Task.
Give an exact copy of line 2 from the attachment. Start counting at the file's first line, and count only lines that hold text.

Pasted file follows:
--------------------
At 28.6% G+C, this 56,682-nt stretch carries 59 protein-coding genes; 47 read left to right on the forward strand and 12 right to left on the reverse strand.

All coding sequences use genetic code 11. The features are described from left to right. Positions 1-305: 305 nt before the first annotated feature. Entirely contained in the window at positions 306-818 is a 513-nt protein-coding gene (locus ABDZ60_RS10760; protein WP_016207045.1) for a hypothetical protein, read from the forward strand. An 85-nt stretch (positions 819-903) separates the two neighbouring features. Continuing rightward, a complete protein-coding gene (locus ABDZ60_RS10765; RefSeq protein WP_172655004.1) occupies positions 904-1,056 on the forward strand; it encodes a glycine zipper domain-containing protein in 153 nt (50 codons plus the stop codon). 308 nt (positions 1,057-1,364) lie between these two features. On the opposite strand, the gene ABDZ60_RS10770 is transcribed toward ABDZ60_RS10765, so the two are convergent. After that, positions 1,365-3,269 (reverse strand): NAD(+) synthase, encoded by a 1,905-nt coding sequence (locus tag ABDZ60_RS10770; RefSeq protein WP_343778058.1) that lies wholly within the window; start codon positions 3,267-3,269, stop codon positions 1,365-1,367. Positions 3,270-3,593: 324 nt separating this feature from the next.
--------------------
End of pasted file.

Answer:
All coding sequences use genetic code 11. The features are described from left to right. Positions 1-305: 305 nt before the first annotated feature. Entirely contained in the window at positions 306-818 is a 513-nt protein-coding gene (locus ABDZ60_RS10760; protein WP_016207045.1) for a hypothetical protein, read from the forward strand. An 85-nt stretch (positions 819-903) separates the two neighbouring features. Continuing rightward, a complete protein-coding gene (locus ABDZ60_RS10765; RefSeq protein WP_172655004.1) occupies positions 904-1,056 on the forward strand; it encodes a glycine zipper domain-containing protein in 153 nt (50 codons plus the stop codon). 308 nt (positions 1,057-1,364) lie between these two features. On the opposite strand, the gene ABDZ60_RS10770 is transcribed toward ABDZ60_RS10765, so the two are convergent. After that, positions 1,365-3,269 (reverse strand): NAD(+) synthase, encoded by a 1,905-nt coding sequence (locus tag ABDZ60_RS10770; RefSeq protein WP_343778058.1) that lies wholly within the window; start codon positions 3,267-3,269, stop codon positions 1,365-1,367. Positions 3,270-3,593: 324 nt separating this feature from the next.